Think of this. Why would I go to Argos and pay a premium for an electric kettle? For a better shopping experience? My foot! The only way Argos could have a sustainable business in India if they offered an unmatched range of merchadise under one roof [which it does in UK and I buy electronics and toys and appliances from Argos] at an unbeatable price. That needed scale and commitment, which it never had.

This also tells another story about piloting new markets. The conventional wisdom prompts us to create small pilots to test the waters before committing to a market. But, more often than not, such business pilots fail. This is possibly because we often confuse the need for scoping with piloting. Especially in markets like India and China, piloting fails to get the necessary traction of volume and fails to deliver value and choice. Such is the fate of Argos: So, of many others.

I was recently asking someone well conversed in international business development whether he has ever met an Indian businessman who talked about less than 200 outlets to him; he admitted he hasn't met any. Now, while this may be because of different factors - exuberance, optimism, or simply talking beyond one's capacity - there is another logic which the European business reasoning fails to grasp: that the market demands such a large scale intervention. From my experience, this is essentially true. A six store 'premium' generalist retailer offering undifferentiated product employing semi-skilled people at low wages was always going to be a sitting duck in a market where Big Bazaar, which came from nowhere and powered themselves on dreaming bag, rules.

This is why I think Argos' experience should be instructive to British, or European, businessmen. I think there are three key lessons here:

(A) India is not a cakewalk. There are highly competitive home grown service companies which can beat the European companies hands down: not just because they are local, but because they are nimble, have less baggage and constantly innovating instead of trying to fit an outworn suit in a new body.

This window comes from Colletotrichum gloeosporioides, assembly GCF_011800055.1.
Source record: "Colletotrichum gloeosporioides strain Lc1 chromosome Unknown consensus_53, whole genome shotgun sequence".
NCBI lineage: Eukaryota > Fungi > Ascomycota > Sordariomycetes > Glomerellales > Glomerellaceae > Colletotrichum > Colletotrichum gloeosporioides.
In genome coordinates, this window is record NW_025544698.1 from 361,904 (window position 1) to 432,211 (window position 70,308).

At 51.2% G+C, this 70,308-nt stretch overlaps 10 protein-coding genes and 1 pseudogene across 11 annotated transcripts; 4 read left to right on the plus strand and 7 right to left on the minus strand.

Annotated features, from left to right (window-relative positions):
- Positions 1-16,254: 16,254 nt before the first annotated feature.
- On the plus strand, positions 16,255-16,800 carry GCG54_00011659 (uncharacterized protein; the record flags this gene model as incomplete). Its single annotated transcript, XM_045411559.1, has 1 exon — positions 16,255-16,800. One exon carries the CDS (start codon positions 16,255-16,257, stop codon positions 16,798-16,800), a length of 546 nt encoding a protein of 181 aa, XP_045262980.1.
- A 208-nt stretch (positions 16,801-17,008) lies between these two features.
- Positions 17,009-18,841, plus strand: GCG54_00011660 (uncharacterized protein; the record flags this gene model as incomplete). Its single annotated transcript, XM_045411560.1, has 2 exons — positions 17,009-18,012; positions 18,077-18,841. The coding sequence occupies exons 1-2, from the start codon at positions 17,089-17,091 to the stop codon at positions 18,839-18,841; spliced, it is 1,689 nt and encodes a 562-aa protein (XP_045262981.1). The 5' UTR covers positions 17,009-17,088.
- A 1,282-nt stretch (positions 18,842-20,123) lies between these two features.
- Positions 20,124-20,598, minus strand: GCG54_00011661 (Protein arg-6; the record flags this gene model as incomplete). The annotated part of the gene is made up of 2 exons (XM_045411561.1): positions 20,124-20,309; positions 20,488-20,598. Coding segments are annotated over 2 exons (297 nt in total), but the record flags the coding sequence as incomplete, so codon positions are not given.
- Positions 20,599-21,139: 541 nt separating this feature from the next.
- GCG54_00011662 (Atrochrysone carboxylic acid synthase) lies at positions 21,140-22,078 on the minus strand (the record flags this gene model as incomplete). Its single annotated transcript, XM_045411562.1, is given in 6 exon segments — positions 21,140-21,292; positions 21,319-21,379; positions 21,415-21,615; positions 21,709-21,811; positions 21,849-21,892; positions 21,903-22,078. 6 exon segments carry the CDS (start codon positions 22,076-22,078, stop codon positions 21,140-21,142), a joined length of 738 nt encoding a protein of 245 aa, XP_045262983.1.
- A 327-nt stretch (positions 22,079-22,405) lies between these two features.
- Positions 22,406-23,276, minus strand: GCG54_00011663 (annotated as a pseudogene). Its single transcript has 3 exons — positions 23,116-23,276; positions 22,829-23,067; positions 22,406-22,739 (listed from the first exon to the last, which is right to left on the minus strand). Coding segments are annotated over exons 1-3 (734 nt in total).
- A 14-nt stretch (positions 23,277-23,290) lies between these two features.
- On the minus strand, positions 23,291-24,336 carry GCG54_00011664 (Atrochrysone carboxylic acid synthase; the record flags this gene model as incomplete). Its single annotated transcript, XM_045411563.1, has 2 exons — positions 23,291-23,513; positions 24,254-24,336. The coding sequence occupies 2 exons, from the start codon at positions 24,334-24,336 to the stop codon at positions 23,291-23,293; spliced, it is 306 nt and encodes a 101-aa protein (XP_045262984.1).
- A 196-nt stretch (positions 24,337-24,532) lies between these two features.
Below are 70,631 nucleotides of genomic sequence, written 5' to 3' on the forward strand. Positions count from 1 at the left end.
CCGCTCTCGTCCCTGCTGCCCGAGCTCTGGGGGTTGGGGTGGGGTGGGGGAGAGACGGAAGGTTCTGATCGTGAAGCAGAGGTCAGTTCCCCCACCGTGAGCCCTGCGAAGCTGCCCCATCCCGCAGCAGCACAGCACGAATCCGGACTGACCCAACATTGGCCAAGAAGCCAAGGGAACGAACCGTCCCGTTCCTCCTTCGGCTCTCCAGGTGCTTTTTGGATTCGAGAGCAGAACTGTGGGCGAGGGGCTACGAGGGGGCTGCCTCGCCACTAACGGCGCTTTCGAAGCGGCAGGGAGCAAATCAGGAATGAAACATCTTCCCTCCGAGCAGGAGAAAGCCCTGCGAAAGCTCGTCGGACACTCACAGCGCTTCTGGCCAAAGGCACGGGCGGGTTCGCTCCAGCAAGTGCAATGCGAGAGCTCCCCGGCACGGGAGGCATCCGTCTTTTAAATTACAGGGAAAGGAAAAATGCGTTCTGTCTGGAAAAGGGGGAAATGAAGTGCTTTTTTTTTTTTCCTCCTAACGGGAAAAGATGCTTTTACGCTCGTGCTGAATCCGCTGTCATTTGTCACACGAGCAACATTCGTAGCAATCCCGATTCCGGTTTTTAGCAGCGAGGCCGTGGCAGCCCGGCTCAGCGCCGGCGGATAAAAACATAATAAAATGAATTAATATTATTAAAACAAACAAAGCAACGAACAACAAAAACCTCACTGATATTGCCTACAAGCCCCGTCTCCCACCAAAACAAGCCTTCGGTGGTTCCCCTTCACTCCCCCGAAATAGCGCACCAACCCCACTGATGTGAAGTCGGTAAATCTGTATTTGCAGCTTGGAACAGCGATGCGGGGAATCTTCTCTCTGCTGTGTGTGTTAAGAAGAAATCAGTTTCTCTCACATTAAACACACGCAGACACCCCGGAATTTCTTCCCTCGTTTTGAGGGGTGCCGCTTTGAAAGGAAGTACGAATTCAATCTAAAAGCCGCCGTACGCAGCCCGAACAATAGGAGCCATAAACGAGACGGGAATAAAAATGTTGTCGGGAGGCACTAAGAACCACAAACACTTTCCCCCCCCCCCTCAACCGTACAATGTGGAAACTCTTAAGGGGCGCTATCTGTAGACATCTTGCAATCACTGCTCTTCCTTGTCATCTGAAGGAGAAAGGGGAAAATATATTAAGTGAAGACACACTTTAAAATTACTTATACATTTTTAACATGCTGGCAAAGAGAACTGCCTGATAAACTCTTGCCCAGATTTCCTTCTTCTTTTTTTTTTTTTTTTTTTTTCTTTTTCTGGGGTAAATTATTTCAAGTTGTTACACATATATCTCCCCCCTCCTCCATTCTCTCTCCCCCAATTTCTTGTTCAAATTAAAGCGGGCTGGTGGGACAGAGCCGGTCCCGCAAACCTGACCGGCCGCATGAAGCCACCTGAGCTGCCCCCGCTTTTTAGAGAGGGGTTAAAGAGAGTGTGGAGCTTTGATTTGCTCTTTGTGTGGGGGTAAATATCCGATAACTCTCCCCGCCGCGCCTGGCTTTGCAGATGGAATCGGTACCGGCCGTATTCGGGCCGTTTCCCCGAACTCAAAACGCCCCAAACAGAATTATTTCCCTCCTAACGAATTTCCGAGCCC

(B) Pilot ventures can only work if this is scoped out right first. This isn't done in most cases. Lots of such international expansions are ego-driven, wanting to be in one the fastest growing markets because the entrepreneur happened to read one of the many recent business books. Such projects, which are based on the mistaken assumption (A) as described above, commit too little. Often, like in the case of Argos, the pilot looks like what the scoping exercise should have been - an exploration into the mechanics of the market.

(C) Whatever the brand, it needs to reestablish itself in every market. Argos should have focused on its basic value propositions - choice, cost, customer service - instead of the board on the door. It is tempting to take a market for granted because one has a brand: but that is committing suicide by taking the brand for granted.

Argos leaving obviously leaves a space in the market in India. I did want to see a shop like Argos [though it was disappointing to find it is different story in India] and I do think a good catalogue retailer will do well in the country. So, we are set to see an Indian company taking that position, soon. And, as the ways of the world these days, it will not be surprising to see that same Indian company buying out Argos in two to five years' time.


Anonymous said…
Apart from the scale of operations, I believe it had more to do with acceptance.

Organized retail and mall shopping is something happening in India for the first time and everybody from kids to grannies wanna be there.

It'll take some more time before people would like to order online or on catalogues.

Popular posts from this blog

Lord Macaulay's Speech on Indian Education: The Hoax & Some Truths

Abdicating to Taliban

When Does Business Gift Become A Bribe: A Marketing Policy Perspective

The Morality of Profit

‘A World Without The Jews’: Nazi Ideology, German Imagination and The Holocaust[1]

The Curious Case of Helen Goddard

A Conversation About Kolkata in the 21st Century

The Road to Macaulay: Warren Hastings and Education in India

The Road of Macaulay: The Development of Indian Education under British Rule

A Future for Kolkata

Creative Commons License